Department of Women's Studies

This is an archived copy of the 2015-2016 catalog. To access the most recent version of the catalog, please visit http://catalog.twu.edu.

http://www.twu.edu/ws/

Chair: Claire L. Sahlin, Cornaro Professor
Location: HDB 307
Phone: 940-898-2119
Fax: 940-898-2101
E-mail: womenstudies@twu.edu

Graduate Degrees Offered

The Department of Women's Studies offers an exciting multicultural curriculum that integrates diverse perspectives and critically applies feminist/womanist scholarship on behalf of social justice. The Master of Arts degree in Women’s Studies and the Doctor of Philosophy degree in Women’s Studies emphasize an understanding and appreciation of Women’s Studies as a transdisciplinary, multicultural field of study. Undergraduate and graduate courses are regularly taught by over thirty faculty from across the University. Women’s Studies uses multiple critical lenses to question, expand, and transform existing modes of knowledge and power in the service of social justice. It provides a curriculum grounded in diverse feminist theories, methodologies, and ethics; promotes interdisciplinary scholarly endeavors; and seeks to prepare leaders, particularly women, who will have the skills to negotiate change in academic and community settings.

M.A. in Women's Studies

The M.A. degree is a two-year program that prepares students for Ph.D. work in Women’s Studies or a traditional discipline with a focus in Women’s Studies, for careers in agencies and organizations that serve women, or for advanced professional training in interdisciplinary fields such as law and public policy. Students in Women’s Studies examine issues related to understanding difference, identity, and power across a variety of contexts. In addition to coursework, students may assist in teaching Women’s Studies courses, work in community agencies, participate in professional development and mentoring programs, or take part in feminist activities on campus and in the community.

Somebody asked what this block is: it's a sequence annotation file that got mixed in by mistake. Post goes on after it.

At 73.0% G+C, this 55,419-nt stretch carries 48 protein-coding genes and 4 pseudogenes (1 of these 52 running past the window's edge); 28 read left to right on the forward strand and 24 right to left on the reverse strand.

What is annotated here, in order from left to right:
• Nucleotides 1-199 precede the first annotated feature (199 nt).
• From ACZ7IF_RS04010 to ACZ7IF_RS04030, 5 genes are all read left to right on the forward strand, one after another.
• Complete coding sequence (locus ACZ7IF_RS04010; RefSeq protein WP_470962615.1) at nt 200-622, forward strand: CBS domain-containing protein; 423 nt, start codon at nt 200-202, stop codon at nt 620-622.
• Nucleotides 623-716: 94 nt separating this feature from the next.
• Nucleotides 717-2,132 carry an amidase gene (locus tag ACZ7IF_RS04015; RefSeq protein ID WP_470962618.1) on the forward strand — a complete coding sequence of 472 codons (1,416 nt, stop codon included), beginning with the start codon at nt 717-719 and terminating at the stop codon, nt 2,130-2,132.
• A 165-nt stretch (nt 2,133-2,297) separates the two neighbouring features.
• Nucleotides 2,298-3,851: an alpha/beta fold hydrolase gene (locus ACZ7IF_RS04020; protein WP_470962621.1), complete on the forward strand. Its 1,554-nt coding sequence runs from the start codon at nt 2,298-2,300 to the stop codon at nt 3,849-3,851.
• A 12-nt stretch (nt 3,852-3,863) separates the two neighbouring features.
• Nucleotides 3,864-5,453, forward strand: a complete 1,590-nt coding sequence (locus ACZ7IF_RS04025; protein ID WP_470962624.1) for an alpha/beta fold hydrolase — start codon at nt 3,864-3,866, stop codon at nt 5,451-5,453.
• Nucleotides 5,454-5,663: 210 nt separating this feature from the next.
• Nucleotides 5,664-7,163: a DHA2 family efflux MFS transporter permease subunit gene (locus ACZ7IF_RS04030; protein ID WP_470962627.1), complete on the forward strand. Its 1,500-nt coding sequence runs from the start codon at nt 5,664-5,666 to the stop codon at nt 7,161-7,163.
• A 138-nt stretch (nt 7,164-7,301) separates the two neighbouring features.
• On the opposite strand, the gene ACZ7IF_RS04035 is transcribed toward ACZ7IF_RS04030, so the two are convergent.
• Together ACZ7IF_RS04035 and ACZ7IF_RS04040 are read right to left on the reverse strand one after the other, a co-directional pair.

Ph.D. in Women's Studies

The Ph.D. degree prepares students to revitalize academic life by producing new forms of knowledge through transdisciplinary and transformative dialogues among faculty and students in diverse disciplines. Doctoral degree recipients will emerge from this program grounded in a rigorous graduate school education and equipped with effective communication and research skills, holistic-critical thinking skills, and transformative teaching techniques. As part of the program’s unique transdisciplinary focus, students will obtain a deep understanding of scholarly production, research methodologies, and pedagogies in various academic disciplines in the humanities and social sciences. They will use this knowledge to create new dialogues among academic disciplines.

Admission Requirements

Master of Arts program in Women's Studies

In addition to the requirements for admission to the Graduate School , the Department of Women’s Studies requires the following for unconditional admission into the master’s degree program:

  1. A 3.0 GPA with supporting course work in the liberal arts and sciences or interdisciplinary studies.
  2. A written statement of the applicant’s background, interests, and goals as these relate to Women’s Studies (approximately 3-5 pages in length).
  3. An 8-10 page writing sample, preferably a paper from an academic course, including notes and references.
  4. Two letters of recommendation from individuals (preferably professors) familiar with the applicant’s academic and/or professional work.

The GRE is not required for admission to the M.A. program in Women's Studies. M.A. applications are reviewed on a rolling basis throughout the year.


Doctor of Philosophy program in Women's Studies

In addition to the requirements for admission to the Graduate School , the Department of Women’s Studies requires the following for unconditional admission into the Ph.D. degree program:

  1. A completed master’s degree.
  2. A grade point average of 3.5 or above on prior graduate-level course work.
  3. Two letters of recommendation from individuals who can address the applicant’s past academic performance and future academic potential in the field of women's studies.
  4. A statement of purpose: a short essay (approximately 1,000 words) discussing the applicant’s personal and professional goals and how TWU’s Ph.D. program in Women’s Studies can assist the applicant in meeting these goals.